While Johnson’s vocals were probably the thing most eager listeners were focusing on around this time, the amount of exceptional guitar riffs and chord progressions that the Young brothers bashed out throughout Back in Black is another ingredient that makes the album such a timeless classic. And while seemingly most hard rock/heavy metal guitarists of the era were favoring Eddie Van Halen-like high-tech shredding, Angus refused to stray far from his Chuck Berry boogie approach.
And this was not lost on Racer X/Mr. Big guitarist Paul Gilbert, as he recounted in the book Shredders!: The Oral History of Speed Guitar (And More). “At the time in the late ’70s, early ’80s, the virtuoso thing was just starting to take off. In a way, if you were into the virtuoso culture at the time, Angus, people would put him down. Like, ‘Oh, that’s so simple,’ or ‘All they play are blues licks.’ And I don’t think I ever fell into that.”
“I remember as a guitar player, I was more into Van Halen,” Gilbert continues, “but I still loved what AC/DC did, and I still spent time with that music. I learned all the songs and played those songs a ton when I was in a band. Just loved them. And when you listen to Angus, you wouldn’t want to put an Yngwie solo in an AC/DC song. It would just be wrong. Angus is playing the perfect guitar for the style, and you wouldn’t want to change a note.”
And AC/DC was immediately rewarded for their efforts. Back in Black rocketed as high as No. 4 on the Billboard 200 while going all the way to No. 1 on the UK, France, Australia, and Canada charts. And a total of four singles were issued from the album (you guessed it, it was once again the aforementioned “Big 4”), with “You Shook Me All Night Long” and the title track cracking the top 40 on the Billboard Hot 100 (No. 35 and No. 37, respectively).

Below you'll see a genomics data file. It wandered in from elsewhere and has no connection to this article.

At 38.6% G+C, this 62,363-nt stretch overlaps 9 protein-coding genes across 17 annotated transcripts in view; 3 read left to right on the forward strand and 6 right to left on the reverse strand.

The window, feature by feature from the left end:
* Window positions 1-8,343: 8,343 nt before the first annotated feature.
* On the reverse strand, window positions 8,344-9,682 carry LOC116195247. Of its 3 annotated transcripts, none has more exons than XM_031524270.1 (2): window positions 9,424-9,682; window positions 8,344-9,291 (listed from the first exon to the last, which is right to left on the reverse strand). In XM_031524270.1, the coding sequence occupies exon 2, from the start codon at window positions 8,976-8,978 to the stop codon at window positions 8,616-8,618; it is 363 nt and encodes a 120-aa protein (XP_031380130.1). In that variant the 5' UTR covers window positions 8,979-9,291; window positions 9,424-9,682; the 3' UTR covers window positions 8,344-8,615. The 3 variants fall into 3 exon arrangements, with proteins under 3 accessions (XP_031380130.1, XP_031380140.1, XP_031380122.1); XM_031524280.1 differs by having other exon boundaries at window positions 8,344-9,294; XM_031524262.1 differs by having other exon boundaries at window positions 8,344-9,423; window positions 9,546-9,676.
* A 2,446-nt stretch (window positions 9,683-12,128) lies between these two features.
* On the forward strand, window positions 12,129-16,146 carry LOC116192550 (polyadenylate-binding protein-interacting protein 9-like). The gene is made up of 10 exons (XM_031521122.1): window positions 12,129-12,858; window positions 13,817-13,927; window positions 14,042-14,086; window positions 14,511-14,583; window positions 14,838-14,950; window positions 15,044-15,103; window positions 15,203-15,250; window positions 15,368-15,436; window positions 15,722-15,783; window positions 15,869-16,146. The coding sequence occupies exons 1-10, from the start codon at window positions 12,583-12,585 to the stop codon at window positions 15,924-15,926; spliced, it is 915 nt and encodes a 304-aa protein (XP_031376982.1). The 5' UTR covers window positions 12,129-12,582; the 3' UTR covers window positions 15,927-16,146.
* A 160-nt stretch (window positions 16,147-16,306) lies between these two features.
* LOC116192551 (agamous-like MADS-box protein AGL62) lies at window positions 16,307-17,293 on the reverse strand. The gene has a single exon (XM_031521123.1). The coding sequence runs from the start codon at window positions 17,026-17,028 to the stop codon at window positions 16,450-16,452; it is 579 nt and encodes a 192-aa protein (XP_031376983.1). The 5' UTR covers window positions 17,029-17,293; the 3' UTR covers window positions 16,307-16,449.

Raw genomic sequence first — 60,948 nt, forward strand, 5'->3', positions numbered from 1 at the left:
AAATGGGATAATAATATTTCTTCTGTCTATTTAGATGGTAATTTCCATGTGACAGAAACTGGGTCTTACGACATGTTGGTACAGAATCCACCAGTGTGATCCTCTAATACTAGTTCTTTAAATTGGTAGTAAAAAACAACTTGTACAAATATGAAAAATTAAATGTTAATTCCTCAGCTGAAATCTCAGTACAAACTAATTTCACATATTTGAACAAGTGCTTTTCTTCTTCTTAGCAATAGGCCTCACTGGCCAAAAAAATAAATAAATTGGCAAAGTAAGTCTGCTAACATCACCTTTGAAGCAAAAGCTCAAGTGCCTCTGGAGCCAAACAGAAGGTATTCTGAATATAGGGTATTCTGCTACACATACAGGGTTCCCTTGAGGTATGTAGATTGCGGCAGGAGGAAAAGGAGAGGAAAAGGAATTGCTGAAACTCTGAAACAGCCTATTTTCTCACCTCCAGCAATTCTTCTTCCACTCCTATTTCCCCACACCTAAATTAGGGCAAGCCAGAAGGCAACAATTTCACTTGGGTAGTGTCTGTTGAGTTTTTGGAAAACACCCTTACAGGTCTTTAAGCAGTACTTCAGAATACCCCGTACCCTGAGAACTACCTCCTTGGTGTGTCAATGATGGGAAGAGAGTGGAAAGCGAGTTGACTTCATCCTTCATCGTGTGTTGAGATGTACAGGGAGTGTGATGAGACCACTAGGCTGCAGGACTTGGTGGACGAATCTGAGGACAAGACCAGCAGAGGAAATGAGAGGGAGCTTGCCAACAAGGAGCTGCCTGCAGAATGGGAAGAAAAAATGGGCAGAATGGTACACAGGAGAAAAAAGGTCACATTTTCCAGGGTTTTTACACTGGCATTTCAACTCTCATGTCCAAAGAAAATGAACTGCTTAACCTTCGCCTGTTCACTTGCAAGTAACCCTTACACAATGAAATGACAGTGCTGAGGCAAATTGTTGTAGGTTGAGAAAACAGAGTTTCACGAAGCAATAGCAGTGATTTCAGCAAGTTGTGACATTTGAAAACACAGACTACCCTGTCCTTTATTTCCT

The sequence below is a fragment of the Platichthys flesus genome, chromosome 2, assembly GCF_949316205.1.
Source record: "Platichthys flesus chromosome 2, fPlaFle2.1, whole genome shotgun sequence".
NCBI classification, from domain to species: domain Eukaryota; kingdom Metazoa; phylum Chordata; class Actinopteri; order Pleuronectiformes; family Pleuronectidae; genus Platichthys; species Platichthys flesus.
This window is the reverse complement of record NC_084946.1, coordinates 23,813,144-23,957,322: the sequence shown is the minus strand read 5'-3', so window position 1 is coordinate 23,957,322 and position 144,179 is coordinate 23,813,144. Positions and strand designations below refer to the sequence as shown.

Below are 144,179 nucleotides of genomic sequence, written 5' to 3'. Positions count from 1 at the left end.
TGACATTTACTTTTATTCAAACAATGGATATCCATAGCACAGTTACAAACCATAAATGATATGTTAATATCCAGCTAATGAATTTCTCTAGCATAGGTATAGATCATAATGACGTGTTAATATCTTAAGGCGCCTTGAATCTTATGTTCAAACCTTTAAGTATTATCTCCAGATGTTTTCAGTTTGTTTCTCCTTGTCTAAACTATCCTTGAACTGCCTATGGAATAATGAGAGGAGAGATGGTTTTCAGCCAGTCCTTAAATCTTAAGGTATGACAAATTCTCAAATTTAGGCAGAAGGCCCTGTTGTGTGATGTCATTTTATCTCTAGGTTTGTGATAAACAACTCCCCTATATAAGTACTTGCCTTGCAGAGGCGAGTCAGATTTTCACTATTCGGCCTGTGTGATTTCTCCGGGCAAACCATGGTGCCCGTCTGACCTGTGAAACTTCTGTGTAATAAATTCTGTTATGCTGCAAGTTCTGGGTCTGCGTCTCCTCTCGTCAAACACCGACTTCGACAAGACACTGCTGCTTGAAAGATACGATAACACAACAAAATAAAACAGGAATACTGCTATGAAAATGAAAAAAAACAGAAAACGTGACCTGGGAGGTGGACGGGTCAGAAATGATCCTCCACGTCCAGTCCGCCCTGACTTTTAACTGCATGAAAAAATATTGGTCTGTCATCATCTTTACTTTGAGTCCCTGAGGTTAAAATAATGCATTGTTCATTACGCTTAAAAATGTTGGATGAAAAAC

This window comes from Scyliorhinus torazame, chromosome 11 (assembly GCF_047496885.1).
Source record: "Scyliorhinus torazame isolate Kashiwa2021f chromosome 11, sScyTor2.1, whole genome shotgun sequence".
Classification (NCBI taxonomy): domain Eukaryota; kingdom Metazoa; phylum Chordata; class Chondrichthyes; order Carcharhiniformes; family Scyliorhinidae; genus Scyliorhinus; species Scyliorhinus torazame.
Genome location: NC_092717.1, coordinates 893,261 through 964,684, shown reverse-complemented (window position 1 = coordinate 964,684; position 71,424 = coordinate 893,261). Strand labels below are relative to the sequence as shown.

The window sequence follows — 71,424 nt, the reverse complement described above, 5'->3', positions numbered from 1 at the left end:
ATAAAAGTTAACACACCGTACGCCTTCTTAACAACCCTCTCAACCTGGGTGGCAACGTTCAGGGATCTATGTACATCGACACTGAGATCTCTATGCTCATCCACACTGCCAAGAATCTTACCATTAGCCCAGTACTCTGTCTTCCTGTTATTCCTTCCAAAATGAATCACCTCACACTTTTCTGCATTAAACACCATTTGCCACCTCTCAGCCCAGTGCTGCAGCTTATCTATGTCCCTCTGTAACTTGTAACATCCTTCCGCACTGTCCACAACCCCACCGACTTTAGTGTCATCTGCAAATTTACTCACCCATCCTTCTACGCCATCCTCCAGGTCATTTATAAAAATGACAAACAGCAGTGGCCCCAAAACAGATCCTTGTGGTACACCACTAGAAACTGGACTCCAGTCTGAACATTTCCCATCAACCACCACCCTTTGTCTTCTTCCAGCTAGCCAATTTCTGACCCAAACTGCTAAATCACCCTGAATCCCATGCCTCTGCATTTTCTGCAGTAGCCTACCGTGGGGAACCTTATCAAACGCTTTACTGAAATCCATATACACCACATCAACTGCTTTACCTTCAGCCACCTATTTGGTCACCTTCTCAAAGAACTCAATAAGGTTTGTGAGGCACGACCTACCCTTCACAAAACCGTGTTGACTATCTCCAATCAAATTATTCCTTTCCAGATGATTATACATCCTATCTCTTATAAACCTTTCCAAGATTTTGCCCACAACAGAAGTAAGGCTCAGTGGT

But unlike certain rock albums that storm the charts and then become largely forgotten over time (or sound increasingly dated as the years progress), Back in Black has possessed incredible staying power in the consciousness of rock fans. So much so that at last count (December 2019) the album has sold a staggering 25 million copies … in the US alone.
Looking back on Back in Black 40 years after its original release, it remains impressive both how the band was able to assemble and record the album so soon after the death of Scott and also how they happened to locate the perfect replacement behind the mic (something that is quite difficult to do in most cases — all you have to do is take a gander at how many rock bands have failed after trying to replace an already established singer).
“For me, I was the hugest AC/DC fan, and I was so ready to be disappointed,” Chuck Billy adds. “And I wasn’t. That record was always my go-to record at a certain point in my life. It always makes me smile or think of good times — Back in Black. Just that point in my life, that record means a lot to me. I was so happy for them to continue on with such great records with him. Not many bands can do that — and sell 200 million records.”
Watch our “AC/DC Back in Black 40th Anniversary Virtual Celebration”
Consequence of Sound and Gibson Guitars teamed up to present the “Back in Black 40th Anniversary Virtual Celebration”. Hosted by guitar virtuoso Jared James Nichols, the digital event featured testimonials, tutorials, and performances from Slash, Dee Snider, and members of Alice in Chains, Cage the Elephant, Anthrax, and many more. Watch below:
Enter the Back in Black 40th Anniversary Giveaway!
We’re giving away a massive prize pack of gear to have you rocking just like AC/DC. Included is a Gibson Custom SG “Red Devil” guitar just like Angus Young’s; the latest SoloDallas Schaffer Tower EX signed by inventor Ken Schaffer; a Marshall JTM45 amp with a SoloDallas Black Mod converting it to a JTM50, just like the one Young used on Back in Black; and a Marshall cabinet loaded with vintage speakers (a total retail value of over $15,000). Five runners-up will each receive a Schaffer Replica Storm pedal and Back in Black on vinyl.
Enter simply by filling out the widget below. Note: If you do not see the widget, click here to enter (open to U.S. and Canadian residents only).